Why Tor devs doesn’t add built in Ad blocker & Tracker blocker to Tor Browser?? They did added some extensions too like NoScript, Https Everywhere etc. Nobody wants to see annoying ads plus more or less all the ads tracks users activities. And there has trackers hidden beneath. Isn’t it be more effective as per privacy & anonymity aspect if there has ads & trackers blocker? So, we can’t be tracked by some rouge individuals? It’s a privacy oriented feature of course. But I’m wondering why Tor devs doesn’t even care yet. It would be great if Tor browser comes with uBlock Origin by default.
Also I heard that in ‘Tails OS’ the Tor browser has built in uBlock Origin addon. So, what Tails OS devs thinking? Isn’t it makes more vulnerable to fingerprint? If Tor devs added the uBlock Origin too then there would be no more fingerprinting issue.
All I want to block all the annoying ads & don’t want to be tracked while browsing Tor network. Hope, Tor devs will add this near future.
I have asked myself the same question. But after careful consideration, it is probably correct that the browser ships without a pre-installed adblocker.
First of all, here is the official statement: Should I install a new add-on or extension in Tor Browser, like AdBlock Plus or uBlock Origin? | Tor Project | Support
I think it would be a lot of work to integrate a blocker. You have to make sure that nothing is logged. And you have to make sure that the blocker doesn’t send unwanted data to the internet that you don’t know about.
But there is another reason. The Tor browser is supposed to guarantee people a free internet. But with a pre-installed adblocker, it will happen that you will not be able to read a lot of content, because some websites block adblocker users. Now you and I know about the function of an adblocker. Especially how to add exceptions and so on. But not everyone knows that.So it could happen that you exclude less knowledgeable users who are looking for a borderless internet from content or impose a fallback to a paywall.
So, in my opinion, it is not only a technical question, but also a political one.
From the Tor Browser design document:
No filters: Site-specific or filter-based addons such as AdBlock Plus, Request Policy, Ghostery, Priv3, and Sharemenot are to be avoided. We believe that these addons do not add any real privacy to a proper implementation of the above privacy requirements, and that development efforts should be focused on general solutions that prevent tracking by all third parties, rather than a list of specific URLs or hosts. Implementing filter-based blocking directly into the browser, such as done with Firefox’ Tracking Protection, does not alleviate the concerns mentioned in the previous paragraph. There is still just a list containing specific URLs and hosts which, in this case, are assembled by Disconnect and adapted by Mozilla. Trying to resort to filter methods based on machine learning does not solve the problem either: they don’t provide a general solution to the tracking problem as they are working probabilistically. Even with a precision rate at 99% and a false positive rate at 0.1% trackers would be missed and sites would be wrongly blocked. Filter-based solutions in general can also introduce strange breakage and cause usability nightmares. For instance, there is a trend to observe that websites start detecting filer extensions and block access to content on them. Coping with this fallout easily leads to just whitelisting the affected domains, hoping that this helps, defeating the purpose of the filter in the first place. Filters will also fail to do their job if an adversary simply registers a new domain or creates a new URL path. Worse still, the unique filter sets that each user creates or installs will provide a wealth of fingerprinting targets. As a general matter, we are also generally opposed to shipping an always-on Ad blocker with Tor Browser. We feel that this would damage our credibility in terms of demonstrating that we are providing privacy through a sound design alone, as well as damage the acceptance of Tor users by sites that support themselves through advertising revenue. Users are free to install these addons if they wish, but doing so is not recommended, as it will alter the browser request fingerprint.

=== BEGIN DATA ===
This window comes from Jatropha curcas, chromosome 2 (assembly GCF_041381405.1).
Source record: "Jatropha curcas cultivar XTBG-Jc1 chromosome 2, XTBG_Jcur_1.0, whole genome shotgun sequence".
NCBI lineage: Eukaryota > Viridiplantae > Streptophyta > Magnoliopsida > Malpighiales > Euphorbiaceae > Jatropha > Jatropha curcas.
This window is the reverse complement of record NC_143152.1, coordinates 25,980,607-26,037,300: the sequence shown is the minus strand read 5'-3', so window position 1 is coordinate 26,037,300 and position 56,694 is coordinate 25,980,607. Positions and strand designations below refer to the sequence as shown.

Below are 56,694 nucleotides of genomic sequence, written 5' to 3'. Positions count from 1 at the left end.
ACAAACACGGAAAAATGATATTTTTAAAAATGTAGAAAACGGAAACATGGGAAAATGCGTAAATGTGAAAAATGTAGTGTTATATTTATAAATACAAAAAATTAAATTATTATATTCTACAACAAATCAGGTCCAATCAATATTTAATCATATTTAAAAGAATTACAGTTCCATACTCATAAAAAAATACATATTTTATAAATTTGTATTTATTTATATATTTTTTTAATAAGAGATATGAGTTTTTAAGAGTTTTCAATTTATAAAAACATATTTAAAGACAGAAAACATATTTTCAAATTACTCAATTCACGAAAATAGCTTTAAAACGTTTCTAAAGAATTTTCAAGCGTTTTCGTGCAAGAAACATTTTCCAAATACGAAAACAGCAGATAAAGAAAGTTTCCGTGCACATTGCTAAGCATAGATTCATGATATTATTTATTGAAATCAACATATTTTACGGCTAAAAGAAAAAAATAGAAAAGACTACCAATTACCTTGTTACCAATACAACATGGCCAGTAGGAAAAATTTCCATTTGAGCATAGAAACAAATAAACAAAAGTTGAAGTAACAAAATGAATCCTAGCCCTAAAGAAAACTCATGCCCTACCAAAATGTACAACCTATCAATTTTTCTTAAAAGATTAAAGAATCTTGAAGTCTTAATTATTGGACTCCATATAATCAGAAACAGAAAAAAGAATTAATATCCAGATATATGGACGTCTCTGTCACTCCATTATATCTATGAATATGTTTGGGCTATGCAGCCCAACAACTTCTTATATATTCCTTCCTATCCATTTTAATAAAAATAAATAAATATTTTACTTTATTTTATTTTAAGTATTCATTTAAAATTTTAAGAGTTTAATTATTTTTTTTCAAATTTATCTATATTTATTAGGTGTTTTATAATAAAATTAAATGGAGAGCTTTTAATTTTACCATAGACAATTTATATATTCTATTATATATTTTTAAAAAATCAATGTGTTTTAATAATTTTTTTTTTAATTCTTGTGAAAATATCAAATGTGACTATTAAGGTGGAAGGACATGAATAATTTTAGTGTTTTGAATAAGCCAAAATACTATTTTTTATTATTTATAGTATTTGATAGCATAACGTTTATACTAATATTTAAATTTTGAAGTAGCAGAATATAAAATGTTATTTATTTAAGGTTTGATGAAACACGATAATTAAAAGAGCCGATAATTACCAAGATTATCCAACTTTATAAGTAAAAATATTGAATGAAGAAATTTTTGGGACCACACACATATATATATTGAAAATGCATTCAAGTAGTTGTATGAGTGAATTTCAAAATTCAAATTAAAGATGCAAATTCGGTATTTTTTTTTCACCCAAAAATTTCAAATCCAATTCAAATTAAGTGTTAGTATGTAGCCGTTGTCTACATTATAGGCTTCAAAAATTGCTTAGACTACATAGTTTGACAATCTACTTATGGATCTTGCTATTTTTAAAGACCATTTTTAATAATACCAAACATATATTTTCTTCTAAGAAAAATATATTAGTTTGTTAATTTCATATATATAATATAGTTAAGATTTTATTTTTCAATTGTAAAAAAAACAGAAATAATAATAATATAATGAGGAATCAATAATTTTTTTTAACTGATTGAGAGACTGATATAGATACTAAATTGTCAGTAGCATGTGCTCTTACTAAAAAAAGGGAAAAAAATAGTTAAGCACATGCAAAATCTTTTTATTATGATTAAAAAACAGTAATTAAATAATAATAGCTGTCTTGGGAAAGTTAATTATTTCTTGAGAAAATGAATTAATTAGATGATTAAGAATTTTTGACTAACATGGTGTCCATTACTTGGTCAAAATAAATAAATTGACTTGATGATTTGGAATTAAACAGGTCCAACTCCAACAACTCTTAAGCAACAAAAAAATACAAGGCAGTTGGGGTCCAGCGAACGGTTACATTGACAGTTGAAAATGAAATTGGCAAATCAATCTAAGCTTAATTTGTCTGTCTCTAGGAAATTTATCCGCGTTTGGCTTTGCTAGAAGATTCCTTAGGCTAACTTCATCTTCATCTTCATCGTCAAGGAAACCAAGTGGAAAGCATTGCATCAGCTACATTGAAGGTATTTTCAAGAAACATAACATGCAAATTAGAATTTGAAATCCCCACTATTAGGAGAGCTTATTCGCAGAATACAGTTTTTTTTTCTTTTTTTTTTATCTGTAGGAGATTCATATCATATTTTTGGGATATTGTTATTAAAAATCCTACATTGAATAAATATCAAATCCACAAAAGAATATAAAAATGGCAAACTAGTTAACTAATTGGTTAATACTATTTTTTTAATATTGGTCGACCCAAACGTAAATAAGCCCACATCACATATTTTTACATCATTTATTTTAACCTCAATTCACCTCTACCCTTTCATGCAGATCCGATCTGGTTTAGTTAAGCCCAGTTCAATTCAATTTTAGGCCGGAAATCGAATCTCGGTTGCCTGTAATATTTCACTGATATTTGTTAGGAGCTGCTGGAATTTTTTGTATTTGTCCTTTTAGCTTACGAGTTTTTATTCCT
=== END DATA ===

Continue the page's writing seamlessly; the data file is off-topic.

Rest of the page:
What do you think of uMatrix? Some say that it is more effective than any ad blocker and noscript combined. If it doesn’t change fingerprints, then we could consider it as a universal solution for the Tor browser.